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A small group of VIPs takes the historic train ride on the Saratoga & North Creek Railway's Sanford Lake Branch WednesdayFrom left are Ed Ellis, president of Iowa Pacific Holdings, Inc., Charles Bracken, Jr., chairman, the Barton Group; and Brian Barnoski, operations manager at the Barton mine. Photo: Andy Flynn
A small group of VIPs takes the historic train ride on the Saratoga & North Creek Railway's Sanford Lake Branch WednesdayFrom left are Ed Ellis, president of Iowa Pacific Holdings, Inc., Charles Bracken, Jr., chairman, the Barton Group; and Brian Barnoski, operations manager at the Barton mine. Photo: Andy Flynn

Train makes opening run on Tahawus freight line

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For the first time in nearly a quarter century, a freight train made the trip this week from North Creek to the Barton garnet mine six miles outside the village A new company hopes to eventually reopen tracks all the way to the old Tahawus mine on the southern edge of the High Peaks. Andy Flynn has our story.

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Andy Flynn
Adirondack Correspondent

It was a brief ribbon-cutting ceremony in the hot sun. VIPs stood in front of the train at the North Creek station.

Ed Ellis, president of Iowa Pacific Holdings, parent company of the Saratoga and North Creek Railway, said a few words. Then Barton Group chairman Charles Bracken  — the man whose company operates the nearby Garnet mine — praised the project.

Ellis cut the ribbon, the two climbed aboard the red caboose, waved to the crowd from the back of the train, and headed for North River, home of the Barton Mine.

Railway manager Steve Torrico says this journey revives an important route that has lain dormant for decades.

“The Delaware and Hudson ran the last ore train from Tahawus to North Creek and down to Saratoga in 1989, and they shut this line down,” he said.  “The line was never abandoned. It’s just been sitting here dormant, and last year our company, Iowa Pacific, bought this line from National Lead. So we have rehabilitated the first 6 miles of track to get to Barton Mines and here we are taking our first trip on the first six miles.”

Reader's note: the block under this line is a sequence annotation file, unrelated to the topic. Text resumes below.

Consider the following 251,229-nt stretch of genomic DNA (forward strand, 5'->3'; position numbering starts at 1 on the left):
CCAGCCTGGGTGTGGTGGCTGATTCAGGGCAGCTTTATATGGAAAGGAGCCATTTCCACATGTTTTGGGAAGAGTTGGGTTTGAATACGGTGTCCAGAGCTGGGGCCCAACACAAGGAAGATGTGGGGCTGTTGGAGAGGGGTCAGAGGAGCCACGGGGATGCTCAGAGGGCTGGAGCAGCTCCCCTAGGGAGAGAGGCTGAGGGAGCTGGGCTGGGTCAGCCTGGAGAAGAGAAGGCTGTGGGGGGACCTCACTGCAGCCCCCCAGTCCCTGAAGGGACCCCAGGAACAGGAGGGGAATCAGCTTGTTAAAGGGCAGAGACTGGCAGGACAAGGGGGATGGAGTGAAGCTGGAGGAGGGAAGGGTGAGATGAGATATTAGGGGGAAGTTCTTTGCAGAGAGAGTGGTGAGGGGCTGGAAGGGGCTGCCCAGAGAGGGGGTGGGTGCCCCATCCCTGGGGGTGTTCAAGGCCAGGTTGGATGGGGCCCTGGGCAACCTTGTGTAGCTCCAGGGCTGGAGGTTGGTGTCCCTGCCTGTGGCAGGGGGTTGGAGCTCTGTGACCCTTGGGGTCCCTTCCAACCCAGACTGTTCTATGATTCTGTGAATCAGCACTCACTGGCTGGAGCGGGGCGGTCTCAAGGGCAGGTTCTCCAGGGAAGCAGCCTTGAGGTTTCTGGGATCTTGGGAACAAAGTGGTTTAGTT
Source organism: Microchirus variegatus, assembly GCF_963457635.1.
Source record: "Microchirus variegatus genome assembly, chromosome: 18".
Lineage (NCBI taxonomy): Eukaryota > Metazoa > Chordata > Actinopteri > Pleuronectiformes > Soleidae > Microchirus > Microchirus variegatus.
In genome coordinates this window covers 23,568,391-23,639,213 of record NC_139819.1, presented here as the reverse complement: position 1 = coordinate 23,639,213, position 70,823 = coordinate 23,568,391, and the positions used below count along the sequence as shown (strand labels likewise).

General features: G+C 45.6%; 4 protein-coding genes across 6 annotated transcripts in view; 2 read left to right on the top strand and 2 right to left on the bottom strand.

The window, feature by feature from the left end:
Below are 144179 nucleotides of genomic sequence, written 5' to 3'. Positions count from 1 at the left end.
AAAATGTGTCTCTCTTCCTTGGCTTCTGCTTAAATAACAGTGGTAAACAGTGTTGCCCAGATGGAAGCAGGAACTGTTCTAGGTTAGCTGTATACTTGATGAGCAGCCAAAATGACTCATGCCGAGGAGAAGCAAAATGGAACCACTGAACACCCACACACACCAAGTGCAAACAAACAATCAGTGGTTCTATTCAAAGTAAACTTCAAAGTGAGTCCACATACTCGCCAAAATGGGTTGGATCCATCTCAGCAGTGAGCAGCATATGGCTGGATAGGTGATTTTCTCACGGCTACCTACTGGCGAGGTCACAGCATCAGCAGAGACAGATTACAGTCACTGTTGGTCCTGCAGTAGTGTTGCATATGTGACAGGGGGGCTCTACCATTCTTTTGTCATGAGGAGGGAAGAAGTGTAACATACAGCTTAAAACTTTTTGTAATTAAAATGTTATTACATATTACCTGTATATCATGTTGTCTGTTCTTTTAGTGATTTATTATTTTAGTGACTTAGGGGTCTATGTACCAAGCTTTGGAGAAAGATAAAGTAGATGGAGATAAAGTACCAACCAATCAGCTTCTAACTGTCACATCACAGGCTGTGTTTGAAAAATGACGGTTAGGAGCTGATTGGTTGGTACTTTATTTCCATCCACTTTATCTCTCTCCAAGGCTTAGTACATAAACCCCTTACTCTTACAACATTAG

Shortly after leaving the train station, Torrico moved from the stuffy caboose to an open-air rail car, with railway executives, Barton managers, North Creek Business Alliance leaders and former Johnsburg Town Supervisor Sterling Goodspeed.

Goodspeed said, “It’s a great day for the North Country. It’s something a lot of people have worked very hard on for a number of years going all the way back to the late ’80s when the station was collapsing, to here we are with a renovated station, an active museum, freight service, passenger rail service and a vibrant economy in downtown North Creek that’s spreading out to other parts of the Adirondack economy.”

The brush and trees were cleared along the tracks just enough to make this run up to the Barton processing plant, with the train going just 10 miles per hour. It’s real progress, but it’s mostly symbolic. There’s still plenty of track to be fixed, says Iowa Pacific's Ed Ellis.

“We’re going to press on to Tahawus, “ Ellis said. “We’re really proud to have made it this far, and we’re thrilled that Barton Mines is here with us. We’d like for them to become our customer. We’re working very hard at that. We’re working to make that happen. So we’re just thrilled that the line is open.”

The railway offers daily passenger service in the summer from Saratoga Springs to North Creek, plus ski trains in the winter, but officials need freight service, from the Tahawus and Barton mines, in order for the line to be profitable.

Barton executive Charles Bracken says what’s good for the railway is good for his company.

“From Barton Mines’ perspective, it’s great to have another alternative for transportation, and a great alternative. And as everybody knows, we’re very focused on the environment with our green office building in Glens Falls. We welcome Ed, and we love the fact that we’re going to have that alternative,” bracken said. . “Being one of the oldest and largest employers in this area, anything that stimulates the economy in this area is good for Barton Mines and good for the economy ... so we look forward to welcoming them and hopefully sometime soon we’ll have our first truckload, or trainload, of garnet going down the rails.”

In addition to garnet, the Barton Group is looking to sell some of its tailings, rock leftover from the garnet-extraction process, which can be used in construction projects.

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